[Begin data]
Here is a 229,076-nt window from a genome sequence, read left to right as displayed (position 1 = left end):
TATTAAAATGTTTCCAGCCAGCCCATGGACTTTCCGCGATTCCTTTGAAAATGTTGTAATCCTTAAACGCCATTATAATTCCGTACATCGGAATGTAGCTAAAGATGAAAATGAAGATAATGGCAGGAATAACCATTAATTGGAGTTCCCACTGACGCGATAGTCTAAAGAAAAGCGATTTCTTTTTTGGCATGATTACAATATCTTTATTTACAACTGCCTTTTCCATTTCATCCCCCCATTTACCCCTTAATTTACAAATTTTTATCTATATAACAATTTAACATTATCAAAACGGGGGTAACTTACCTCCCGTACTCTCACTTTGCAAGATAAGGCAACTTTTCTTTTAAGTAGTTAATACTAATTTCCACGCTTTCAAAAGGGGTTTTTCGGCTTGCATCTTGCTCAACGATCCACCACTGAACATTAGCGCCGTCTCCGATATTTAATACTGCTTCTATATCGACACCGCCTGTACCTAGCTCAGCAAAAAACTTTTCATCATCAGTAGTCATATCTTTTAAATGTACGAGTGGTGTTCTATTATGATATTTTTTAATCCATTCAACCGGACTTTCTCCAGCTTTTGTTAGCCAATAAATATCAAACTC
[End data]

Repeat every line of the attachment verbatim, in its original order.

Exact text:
Here is a 229,076-nt window from a genome sequence, read left to right as displayed (position 1 = left end):
TATTAAAATGTTTCCAGCCAGCCCATGGACTTTCCGCGATTCCTTTGAAAATGTTGTAATCCTTAAACGCCATTATAATTCCGTACATCGGAATGTAGCTAAAGATGAAAATGAAGATAATGGCAGGAATAACCATTAATTGGAGTTCCCACTGACGCGATAGTCTAAAGAAAAGCGATTTCTTTTTTGGCATGATTACAATATCTTTATTTACAACTGCCTTTTCCATTTCATCCCCCCATTTACCCCTTAATTTACAAATTTTTATCTATATAACAATTTAACATTATCAAAACGGGGGTAACTTACCTCCCGTACTCTCACTTTGCAAGATAAGGCAACTTTTCTTTTAAGTAGTTAATACTAATTTCCACGCTTTCAAAAGGGGTTTTTCGGCTTGCATCTTGCTCAACGATCCACCACTGAACATTAGCGCCGTCTCCGATATTTAATACTGCTTCTATATCGACACCGCCTGTACCTAGCTCAGCAAAAAACTTTTCATCATCAGTAGTCATATCTTTTAAATGTACGAGTGGTGTTCTATTATGATATTTTTTAATCCATTCAACCGGACTTTCTCCAGCTTTTGTTAGCCAATAAATATCAAACTC